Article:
The 11 Differences Between Dating an Asian Guy vs a Caucasian Guy

There are many myths and stereotypes when it comes to dating asian guys. Some are completely outlandish and some are, well, a little more spot on. Multiple articles and studies discuss how cultural stereotypes of Asian men may make them less attractive to women of all races, including Asians.

In the book Freakonomics, one study showed that single Asians (male)  had to make $247,000 more annually to receive the same response rate as White men on online dating sites. Ouch. According to the U.S. Census Bureau, 40% of Asian females will marry a non-Asian male, whereas 20% of Asian males will marry a non-Asian female. This frustration is not being taken lightly. In fact, there’s even a website which acts as a forum for asian men reclaiming their “asianalitiy” – and they are pissed that their potential asian wives are shacking up with non-asians. On another website, one Asian male expresses: “It’s definitely harder for an Asian male to date a white female than for Asian females to date white males. Asian males are not portrayed as masculine, whereas Asian females are stereotyped as submissive, exotic.” What gives?!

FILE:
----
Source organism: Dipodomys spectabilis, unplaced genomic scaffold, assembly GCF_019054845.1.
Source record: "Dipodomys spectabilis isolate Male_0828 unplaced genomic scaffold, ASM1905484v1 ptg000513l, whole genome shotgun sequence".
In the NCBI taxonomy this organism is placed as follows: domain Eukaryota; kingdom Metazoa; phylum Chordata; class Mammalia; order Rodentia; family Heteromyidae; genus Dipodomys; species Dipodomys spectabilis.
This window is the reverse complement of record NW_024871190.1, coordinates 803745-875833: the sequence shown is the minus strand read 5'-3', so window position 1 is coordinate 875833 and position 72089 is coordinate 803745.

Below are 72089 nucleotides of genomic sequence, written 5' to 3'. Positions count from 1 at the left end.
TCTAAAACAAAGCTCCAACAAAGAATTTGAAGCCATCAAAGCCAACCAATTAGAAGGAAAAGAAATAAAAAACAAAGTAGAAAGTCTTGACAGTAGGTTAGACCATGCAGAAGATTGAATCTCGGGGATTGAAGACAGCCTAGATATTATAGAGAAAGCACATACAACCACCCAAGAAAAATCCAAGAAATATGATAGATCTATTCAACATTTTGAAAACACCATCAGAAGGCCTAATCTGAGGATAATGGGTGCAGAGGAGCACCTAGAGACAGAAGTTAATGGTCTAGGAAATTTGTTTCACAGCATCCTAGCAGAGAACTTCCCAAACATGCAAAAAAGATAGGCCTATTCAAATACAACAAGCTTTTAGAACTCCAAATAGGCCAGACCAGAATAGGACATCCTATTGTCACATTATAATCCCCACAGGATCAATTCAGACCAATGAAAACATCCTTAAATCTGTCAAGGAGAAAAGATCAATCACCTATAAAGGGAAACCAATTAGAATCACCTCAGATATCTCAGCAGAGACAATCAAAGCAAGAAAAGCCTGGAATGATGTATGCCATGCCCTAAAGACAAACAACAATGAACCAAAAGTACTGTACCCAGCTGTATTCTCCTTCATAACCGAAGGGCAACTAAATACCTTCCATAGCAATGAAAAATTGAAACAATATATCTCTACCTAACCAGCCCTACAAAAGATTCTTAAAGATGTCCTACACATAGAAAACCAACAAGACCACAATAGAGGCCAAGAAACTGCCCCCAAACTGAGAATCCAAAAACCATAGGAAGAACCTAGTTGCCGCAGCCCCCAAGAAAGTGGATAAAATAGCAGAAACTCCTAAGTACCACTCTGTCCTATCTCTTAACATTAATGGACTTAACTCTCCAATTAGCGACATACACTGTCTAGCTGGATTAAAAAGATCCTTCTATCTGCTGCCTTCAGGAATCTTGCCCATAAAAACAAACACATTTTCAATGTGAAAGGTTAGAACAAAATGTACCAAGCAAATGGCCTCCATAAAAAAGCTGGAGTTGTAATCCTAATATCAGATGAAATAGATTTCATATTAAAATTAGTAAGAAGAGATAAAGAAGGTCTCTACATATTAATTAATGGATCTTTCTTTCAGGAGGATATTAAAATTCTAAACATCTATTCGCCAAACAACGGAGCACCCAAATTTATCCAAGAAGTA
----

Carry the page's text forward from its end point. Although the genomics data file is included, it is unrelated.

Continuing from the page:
The good news for Asian males is that as online dating is becoming less and less taboo, there are a lot more asian dating sites ready to help make meeting potential matches easier. White, black, yellow – really, one’s ethnicity shouldn’t make a difference as we are all part of the human race. No argument there. However, keep in mind that there are certain cultural differences that come to play that shape a person’s mentality, values, ideas of what a relationship dynamic should look like, and subsequently, their behaviour. And because of this, sometimes, there is some truth to the cultural differences of people raised with diverse upbringings. So I’m here today to dispel (or confirm) some of those myths, but only according to my own experience. Before you make any accusations of me making sweeping generalizations, note that my points here are completely biased according to my own sample size. Here goes…